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Navigating the Bristol Channel - past and present

Separating Devon and Somerset from South Wales, the Bristol Channel extends from the lower estuary of the Severn into the North Atlantic Ocean. At its widest point, it is over 30 kilometres across. Much of the coastline of the Bristol Channel is heritage coastline. Entering Bristol Channel is between Hartland Point and Saint Govan`s Head. Historically, the Channel was important for shipping and even today it remains a major shipping corridor. The Bristol Channel Pilot Cutter was also developed as a special vessel for sailing the Channel.

The weather around the Bristol Channel can be extremely unpredictable and back in 1607 there was a devastating flood that affected the Bristol Channel and Burnham-on-Sea. It was reported that many `Persons were drown`d and much Cattle and Goods were lost: the water in the Church was five feet high and the greatest part lay on the ground about ten days`. Whether this was as a result of a storm, tsunami or other weather occurrence remains unknown to this date.

The Bristol Channel contains a number of hazards, including fierce tides and shallow banks. There is a tidal range approaching 14 metres and many harbours are unapproachable when onshore conditions are strong. There are also shifting sandbanks and rock hazards. Although there are many anchorage points along the channel, the large tidal range means that many dry out and are only accessible for two hours around high water.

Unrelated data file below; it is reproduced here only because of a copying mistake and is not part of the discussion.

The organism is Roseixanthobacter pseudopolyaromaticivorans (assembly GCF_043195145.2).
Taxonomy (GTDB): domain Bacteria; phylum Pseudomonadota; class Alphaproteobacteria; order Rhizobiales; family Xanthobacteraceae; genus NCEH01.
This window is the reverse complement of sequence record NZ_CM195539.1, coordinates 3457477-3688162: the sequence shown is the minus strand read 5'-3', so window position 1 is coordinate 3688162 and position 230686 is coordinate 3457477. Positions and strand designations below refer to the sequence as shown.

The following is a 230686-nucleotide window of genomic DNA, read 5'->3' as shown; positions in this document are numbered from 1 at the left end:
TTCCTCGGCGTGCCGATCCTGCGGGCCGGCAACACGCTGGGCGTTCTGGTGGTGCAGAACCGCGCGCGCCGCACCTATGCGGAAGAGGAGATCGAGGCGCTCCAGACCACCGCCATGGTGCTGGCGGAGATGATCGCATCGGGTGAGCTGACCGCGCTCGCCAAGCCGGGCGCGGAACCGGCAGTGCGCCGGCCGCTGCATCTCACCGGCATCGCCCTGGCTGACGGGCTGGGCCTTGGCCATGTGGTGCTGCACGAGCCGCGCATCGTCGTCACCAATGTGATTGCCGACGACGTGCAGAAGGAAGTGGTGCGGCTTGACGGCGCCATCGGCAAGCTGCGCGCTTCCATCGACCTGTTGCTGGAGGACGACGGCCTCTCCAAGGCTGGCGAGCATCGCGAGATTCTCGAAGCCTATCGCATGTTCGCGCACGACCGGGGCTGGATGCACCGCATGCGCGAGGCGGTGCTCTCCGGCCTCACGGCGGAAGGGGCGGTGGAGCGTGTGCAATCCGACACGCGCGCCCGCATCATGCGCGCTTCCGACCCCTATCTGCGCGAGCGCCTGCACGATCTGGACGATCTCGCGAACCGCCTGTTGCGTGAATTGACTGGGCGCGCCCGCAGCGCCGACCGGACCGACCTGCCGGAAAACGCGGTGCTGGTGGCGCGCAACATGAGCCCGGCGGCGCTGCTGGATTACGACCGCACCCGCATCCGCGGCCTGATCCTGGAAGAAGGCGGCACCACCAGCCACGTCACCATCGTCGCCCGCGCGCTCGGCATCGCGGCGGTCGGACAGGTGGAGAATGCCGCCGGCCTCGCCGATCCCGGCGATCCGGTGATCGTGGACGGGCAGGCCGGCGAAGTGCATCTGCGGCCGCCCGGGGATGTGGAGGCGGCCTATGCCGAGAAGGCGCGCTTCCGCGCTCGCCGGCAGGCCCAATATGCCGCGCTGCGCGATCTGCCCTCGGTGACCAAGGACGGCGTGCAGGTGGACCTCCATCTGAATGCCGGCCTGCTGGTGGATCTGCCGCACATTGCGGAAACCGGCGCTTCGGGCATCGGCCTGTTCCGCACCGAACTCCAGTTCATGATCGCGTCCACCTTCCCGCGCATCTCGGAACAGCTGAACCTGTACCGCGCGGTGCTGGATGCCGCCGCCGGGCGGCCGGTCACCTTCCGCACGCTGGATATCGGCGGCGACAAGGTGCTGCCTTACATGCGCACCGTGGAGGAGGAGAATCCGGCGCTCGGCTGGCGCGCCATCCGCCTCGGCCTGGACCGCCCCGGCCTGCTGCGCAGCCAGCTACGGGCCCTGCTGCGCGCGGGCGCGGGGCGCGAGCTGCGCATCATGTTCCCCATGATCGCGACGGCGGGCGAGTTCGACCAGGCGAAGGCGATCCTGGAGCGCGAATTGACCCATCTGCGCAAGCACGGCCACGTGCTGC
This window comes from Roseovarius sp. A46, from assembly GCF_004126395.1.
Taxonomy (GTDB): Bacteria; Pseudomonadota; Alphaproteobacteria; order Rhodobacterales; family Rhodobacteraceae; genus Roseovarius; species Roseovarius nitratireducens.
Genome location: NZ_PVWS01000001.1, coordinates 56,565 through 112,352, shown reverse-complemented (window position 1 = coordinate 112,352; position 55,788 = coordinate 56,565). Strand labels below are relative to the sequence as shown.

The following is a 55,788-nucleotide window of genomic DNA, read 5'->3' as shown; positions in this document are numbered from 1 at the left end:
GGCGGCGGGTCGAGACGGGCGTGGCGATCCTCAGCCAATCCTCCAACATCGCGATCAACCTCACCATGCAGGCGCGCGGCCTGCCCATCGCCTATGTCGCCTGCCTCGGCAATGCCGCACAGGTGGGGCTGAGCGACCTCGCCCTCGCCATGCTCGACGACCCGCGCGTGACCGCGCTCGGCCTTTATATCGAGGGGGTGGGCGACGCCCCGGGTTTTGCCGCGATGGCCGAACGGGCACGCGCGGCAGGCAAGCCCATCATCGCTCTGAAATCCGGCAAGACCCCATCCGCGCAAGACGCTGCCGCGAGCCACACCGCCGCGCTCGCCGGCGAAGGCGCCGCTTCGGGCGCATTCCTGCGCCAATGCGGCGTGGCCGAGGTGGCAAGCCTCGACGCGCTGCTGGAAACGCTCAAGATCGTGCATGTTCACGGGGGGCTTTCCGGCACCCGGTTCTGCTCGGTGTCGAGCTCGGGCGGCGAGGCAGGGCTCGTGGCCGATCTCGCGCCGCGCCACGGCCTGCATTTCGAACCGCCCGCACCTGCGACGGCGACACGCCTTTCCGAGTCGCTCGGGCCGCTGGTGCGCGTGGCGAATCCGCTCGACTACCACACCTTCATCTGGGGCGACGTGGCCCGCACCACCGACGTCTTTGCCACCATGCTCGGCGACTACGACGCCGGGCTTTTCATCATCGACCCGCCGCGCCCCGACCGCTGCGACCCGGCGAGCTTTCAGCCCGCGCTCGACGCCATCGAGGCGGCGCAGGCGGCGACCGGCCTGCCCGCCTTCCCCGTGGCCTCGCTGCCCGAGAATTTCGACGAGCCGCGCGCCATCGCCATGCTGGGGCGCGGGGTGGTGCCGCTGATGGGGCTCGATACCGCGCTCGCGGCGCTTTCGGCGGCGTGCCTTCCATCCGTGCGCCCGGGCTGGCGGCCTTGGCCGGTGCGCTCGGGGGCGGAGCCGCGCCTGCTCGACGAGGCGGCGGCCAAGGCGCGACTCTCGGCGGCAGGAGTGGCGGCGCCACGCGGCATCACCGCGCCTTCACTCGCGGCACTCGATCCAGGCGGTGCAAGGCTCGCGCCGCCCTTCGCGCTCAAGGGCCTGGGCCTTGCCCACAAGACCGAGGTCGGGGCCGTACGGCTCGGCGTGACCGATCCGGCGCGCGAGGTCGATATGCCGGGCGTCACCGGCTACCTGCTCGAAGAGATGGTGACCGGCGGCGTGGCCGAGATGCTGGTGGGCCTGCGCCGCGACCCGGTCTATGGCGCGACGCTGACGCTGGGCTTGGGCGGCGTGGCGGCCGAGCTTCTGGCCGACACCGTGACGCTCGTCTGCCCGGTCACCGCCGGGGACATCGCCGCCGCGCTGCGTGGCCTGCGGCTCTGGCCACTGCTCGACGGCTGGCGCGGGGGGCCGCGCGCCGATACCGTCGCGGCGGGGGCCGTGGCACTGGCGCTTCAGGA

At Bideford Bar, lying off the common mouth of the River Taw and River Torridge, the currents are strong. Local knowledge is essential when navigating over the bar as the bar changes constantly and ground swells can cause steep seas in this area. Near Bideford, there is a road bridge that allows vertical clearance of up to 24 metres.

The Bristol Channel is home to wrecks, presenting navigational difficulties. In 1897, the schooner James and Agnes beached near Porthcawl. The entire crew managed to escape. In 1913, an Austrian steamship was stranded in Gower and in 1915, SS Bengrove exploded off the coast of Ilfracombe, struck by a torpedo from a German U-boat. All 33 crew survived, but the ship was wrecked.

In 1948 there were 24 known wrecks within the channel, although 14 of these have since been cleared by demolition, including a 10,000 ton tanker that required 129 tons of explosives to be broken up.

From the 1950s onwards, barges operated in the Bristol Channel. These were over 40 metres long and 6.7 metres wide, able to carry 400 tons of cargo, usually oil. The crew of these vessels were subject to additional rules and regulations, as well as being highly skilled in both sea and river work. While these barges were in the channel, they would be sailing alongside tankers, coasters and ocean-going freighters.

Up until the 1700s, coastal inhabitants were able to make a living from plundering ships that ran aground during storms. Eventually the introduction of lighthouses and fog horns helped ships to safely navigate the Bristol Channel. There are a number of lighthouses along the Bristol Channel, including Flathome, Monkstone, Lynmouth Foreland, Bull Point and Nash Point. Most of these still function and are operated remotely. The Black Nore Lighthouse at Portishead was installed in 1894, but was finally decommissioned in 2010 on the basis that it was no longer required.

The Channel remains a heavily used shipping channel, with vessels of all sizes using its waters. Even with extensive on-board navigational systems available, local knowledge is essential to navigate the Bristol Channel safely. For those who are planning on sailing the channel, then up to date local weather forecasts and breaking Bristol news are available throughout the day.

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